Within the Library
A key theme in responses was setting a positive tone with colleagues within the library, building trust, and letting staff hear your authentic voice.
Try to talk with all of your team, individually if possible. Ask them a set of questions: what’s good, what’s bad, what would you keep the same, what would you change, what do you want from me? This may ‘kill your diary’, but gives you a lot of information and ideas. And the positive effect of your being ‘seen’ by staff within the wider library shouldn’t be underestimated.
This also gives you the opportunity to think about ways of working – how did the senior team operate before, what do colleagues expect from you, what can you change to fit how you want to work? This can be especially important when coming new into the institution – what is morale like within the team, how was your predecessor perceived, are there any legacy issues around how the library was run previously?
These conversations are an opportunity for you as a new Director to set out your vision and values and begin to outline your priorities for the library. Combined with careful listening to colleagues and visibility (either in person or virtually!) this will help to build trust and allow staff to see how your values are driving decision making.
The wider institution
The majority of RLUK members are libraries within universities, and so the role of Library Director sits within a wider institutional context. Getting to know that context (especially if you are coming to the job from another institution) is vital. Although all universities look superficially similar from the outside, there is a dazzling variety of structures, reporting lines, ‘corporate’ verses ‘collegiate’ management styles, etc, etc. Understanding how these work for your institution, how decisions are made, and where the power lies is essential.
The advice is to identify key stakeholders within the institution, to understand their priorities, and to determine where you need their engagement. During the first few months there is a window of opportunity in which you can say “I’m new, can we meet…?”. One tactic is to ask people what they would like you to do if anything were possible. It’s a useful barometer not only on peoples’ wildest dreams and biggest frustrations (including the ones they think aren’t resolvable) and useful ideas you can use, but also a way of seeing how wide or narrow people’s horizons are.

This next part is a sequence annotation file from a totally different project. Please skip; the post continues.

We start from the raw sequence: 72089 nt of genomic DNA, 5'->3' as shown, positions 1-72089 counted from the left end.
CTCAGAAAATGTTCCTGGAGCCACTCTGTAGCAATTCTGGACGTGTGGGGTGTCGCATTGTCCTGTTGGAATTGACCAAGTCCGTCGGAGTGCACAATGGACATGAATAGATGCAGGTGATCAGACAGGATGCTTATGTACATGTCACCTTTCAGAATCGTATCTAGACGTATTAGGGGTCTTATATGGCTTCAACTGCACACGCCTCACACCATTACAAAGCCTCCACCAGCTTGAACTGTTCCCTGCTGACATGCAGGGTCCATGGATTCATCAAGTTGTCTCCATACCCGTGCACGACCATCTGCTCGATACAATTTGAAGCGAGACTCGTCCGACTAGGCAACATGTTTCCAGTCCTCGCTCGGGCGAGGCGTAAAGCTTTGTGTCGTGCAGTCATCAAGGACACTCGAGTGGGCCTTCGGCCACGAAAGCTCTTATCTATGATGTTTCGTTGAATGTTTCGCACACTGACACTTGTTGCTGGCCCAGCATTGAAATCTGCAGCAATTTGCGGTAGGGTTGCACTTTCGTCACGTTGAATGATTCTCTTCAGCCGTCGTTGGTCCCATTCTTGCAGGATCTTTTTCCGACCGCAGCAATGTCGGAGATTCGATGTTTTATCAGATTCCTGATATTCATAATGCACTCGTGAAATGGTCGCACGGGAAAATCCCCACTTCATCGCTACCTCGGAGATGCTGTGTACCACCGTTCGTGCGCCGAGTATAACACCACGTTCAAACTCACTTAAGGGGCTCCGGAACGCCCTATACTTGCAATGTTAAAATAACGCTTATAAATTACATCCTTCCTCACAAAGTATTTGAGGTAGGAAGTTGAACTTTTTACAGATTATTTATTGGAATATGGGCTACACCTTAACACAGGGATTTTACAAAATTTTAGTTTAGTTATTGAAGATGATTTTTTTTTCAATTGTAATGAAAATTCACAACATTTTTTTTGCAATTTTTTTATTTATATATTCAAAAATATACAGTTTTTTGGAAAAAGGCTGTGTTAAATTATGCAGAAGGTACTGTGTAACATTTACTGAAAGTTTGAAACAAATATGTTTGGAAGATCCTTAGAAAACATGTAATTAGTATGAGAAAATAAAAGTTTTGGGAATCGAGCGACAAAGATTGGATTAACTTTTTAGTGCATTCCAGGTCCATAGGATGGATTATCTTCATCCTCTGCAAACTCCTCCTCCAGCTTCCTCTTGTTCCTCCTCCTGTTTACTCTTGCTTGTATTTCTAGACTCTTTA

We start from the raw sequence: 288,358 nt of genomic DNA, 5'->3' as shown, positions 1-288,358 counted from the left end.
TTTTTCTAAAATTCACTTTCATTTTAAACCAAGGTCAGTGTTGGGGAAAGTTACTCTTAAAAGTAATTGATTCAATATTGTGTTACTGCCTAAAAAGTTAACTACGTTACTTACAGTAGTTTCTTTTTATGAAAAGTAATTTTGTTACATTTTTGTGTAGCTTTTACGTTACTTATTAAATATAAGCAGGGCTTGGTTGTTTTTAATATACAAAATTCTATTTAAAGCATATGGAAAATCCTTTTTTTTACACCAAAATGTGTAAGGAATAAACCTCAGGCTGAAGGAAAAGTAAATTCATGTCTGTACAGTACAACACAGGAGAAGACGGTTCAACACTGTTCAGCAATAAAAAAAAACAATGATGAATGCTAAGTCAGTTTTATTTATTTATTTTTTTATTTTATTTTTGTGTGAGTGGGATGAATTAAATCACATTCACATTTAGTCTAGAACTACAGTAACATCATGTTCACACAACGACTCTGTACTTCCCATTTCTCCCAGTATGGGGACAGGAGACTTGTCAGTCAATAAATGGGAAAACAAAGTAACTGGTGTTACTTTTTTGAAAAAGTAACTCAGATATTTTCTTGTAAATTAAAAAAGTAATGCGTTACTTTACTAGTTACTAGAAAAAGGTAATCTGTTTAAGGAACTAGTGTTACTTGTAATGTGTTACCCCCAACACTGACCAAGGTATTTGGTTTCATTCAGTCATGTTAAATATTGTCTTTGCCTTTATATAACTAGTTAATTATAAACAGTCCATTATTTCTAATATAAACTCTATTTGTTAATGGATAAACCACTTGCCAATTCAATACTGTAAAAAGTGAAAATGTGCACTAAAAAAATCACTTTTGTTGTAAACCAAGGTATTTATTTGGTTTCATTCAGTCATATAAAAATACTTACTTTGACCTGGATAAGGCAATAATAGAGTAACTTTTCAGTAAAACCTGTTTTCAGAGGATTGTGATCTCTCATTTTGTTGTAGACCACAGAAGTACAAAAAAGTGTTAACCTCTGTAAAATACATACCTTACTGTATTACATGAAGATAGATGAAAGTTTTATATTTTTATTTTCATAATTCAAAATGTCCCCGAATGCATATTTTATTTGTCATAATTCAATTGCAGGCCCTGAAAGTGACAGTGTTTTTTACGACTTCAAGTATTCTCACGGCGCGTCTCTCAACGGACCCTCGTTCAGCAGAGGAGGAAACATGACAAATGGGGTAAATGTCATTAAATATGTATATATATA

In addition to these general conversations, specific issues can be used to initiate wider conversations with senior members of the university – a conversation on budget can lead to discussions of strategic priorities. And in all of these discussions it is key to understand the wider strategy context and ambitions of the institution and place the library in relation to these – explain how you and the library can support the institution’s strategic priorities.
It is important to be at the table where decisions that might affect the library are made. Use these conversations to identify the right committees to be on. And if these are committees where the library has traditionally not been represented before, use your honeymoon period as a new Director to push for you to be included in the meetings.
Finally, a piece of advice is to get to know your Finance Director – really well!
Action mode vs listening mode
If you have followed the advice to talk to and listen to colleagues, be visible within the library, and build relationships within the wider institution then the first few months are going to be busy – a packed diary full of meetings. But it is important to build in some time to think – to ponder, collate, and cogitate. Huge amounts of information will be coming at you quickly and to ensure that you are not overwhelmed you need time to synthesise and to plan next steps.
Over the past 18 months, anybody starting as a new Library Director has done so in a period of unprecedented uncertainty and confusion as lockdown rules change, decisions needed to be made on whether physical buildings can open, budgets are stretched and reallocated to allow purchase of more electronic material to support remote research and teaching, etc. So, there has been less opportunity to postpone important decisions.
But where possible, the advice is to only prioritise those decisions that are genuinely urgent. Do not rush into changes as that can give the impression that you have preconceived ideas and can undermine the work that you have done in building trust with colleagues. (Of course, wider institutional constraints might force your hand – coming into post at the same time as significant budget cuts, for example, might mean that you have no choice but to move quickly.)
An exception might be where you can quickly do something eye-catching (in a positive way!) that allows you to make your mark early. This can act as a signal of intent.
And most importantly…
A final piece of advice that came through in the conversation was to enjoy the job! Being a Library Director places you in a position where you can make positive change – working with talented colleagues to enrich research and teaching and learning. It is a job so manifestly full of possibilities and of such fundamental good.
Bring your authentic self to what you do and be kind to yourself, especially under the weight of other people’s expectations, and the spectre of imposter syndrome.
Over the past few years, a couple of members of the NDN have written about their experiences in new jobs. Masud Khokhar, when he joined the University of York in a two-part blog post: So you want to be a Director of Library and Archives. Reflections from the first four months, part two can be read here. And Katie Eagleton’s blog posts when she joined the University of St Andrews can be read here.